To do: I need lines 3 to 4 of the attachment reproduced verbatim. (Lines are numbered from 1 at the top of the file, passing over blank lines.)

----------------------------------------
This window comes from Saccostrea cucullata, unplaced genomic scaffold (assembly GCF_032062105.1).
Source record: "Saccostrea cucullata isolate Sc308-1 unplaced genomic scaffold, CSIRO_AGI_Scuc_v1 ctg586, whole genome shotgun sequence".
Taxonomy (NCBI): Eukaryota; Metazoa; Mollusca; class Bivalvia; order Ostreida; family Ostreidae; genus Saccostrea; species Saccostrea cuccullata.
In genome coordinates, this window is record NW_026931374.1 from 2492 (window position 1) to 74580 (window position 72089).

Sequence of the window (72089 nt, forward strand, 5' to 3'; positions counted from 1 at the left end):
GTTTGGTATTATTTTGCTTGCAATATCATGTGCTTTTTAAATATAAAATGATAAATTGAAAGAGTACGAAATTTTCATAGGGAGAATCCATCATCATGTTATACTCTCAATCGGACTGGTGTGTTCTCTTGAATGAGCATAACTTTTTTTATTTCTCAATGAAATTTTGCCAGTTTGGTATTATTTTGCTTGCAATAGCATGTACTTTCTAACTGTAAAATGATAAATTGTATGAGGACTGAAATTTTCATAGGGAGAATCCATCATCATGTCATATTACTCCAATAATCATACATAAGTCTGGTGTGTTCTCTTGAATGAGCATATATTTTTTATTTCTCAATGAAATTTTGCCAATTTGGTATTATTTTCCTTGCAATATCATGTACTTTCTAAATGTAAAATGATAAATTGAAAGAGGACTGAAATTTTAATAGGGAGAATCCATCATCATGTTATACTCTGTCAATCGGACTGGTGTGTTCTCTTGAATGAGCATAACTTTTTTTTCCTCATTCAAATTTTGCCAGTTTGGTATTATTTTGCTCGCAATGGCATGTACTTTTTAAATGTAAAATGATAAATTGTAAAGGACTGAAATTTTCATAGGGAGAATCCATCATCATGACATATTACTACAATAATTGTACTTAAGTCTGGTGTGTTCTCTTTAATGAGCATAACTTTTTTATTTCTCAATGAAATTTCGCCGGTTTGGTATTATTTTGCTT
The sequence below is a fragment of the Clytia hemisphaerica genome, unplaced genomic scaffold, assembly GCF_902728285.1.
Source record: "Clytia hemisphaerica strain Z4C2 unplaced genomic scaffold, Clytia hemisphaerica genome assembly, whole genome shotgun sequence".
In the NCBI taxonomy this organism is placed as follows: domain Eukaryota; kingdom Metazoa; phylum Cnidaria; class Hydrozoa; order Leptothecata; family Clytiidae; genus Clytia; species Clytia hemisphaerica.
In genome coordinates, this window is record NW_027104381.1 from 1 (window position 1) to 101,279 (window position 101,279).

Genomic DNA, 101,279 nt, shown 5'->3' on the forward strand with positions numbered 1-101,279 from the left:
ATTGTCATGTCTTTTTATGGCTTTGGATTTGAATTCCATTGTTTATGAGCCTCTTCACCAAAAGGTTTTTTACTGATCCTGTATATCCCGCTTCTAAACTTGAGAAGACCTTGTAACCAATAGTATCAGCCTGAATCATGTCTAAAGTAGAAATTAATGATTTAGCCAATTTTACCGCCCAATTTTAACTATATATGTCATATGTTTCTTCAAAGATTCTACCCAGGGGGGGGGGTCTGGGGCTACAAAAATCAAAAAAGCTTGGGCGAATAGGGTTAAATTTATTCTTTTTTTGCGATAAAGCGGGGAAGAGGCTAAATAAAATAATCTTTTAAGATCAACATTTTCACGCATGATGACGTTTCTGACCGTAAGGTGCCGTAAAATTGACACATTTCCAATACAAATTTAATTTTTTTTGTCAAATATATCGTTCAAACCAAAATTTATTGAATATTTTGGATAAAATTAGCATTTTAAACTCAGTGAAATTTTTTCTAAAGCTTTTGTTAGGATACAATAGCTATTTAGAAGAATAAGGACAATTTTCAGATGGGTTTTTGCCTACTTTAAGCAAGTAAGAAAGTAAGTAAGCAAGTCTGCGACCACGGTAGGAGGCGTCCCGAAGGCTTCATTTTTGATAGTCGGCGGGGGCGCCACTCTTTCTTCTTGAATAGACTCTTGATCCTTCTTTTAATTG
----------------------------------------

Taxonomy (NCBI): Eukaryota; Metazoa; Mollusca; class Bivalvia; order Ostreida; family Ostreidae; genus Saccostrea; species Saccostrea cuccullata.
In genome coordinates, this window is record NW_026931374.1 from 2492 (window position 1) to 74580 (window position 72089).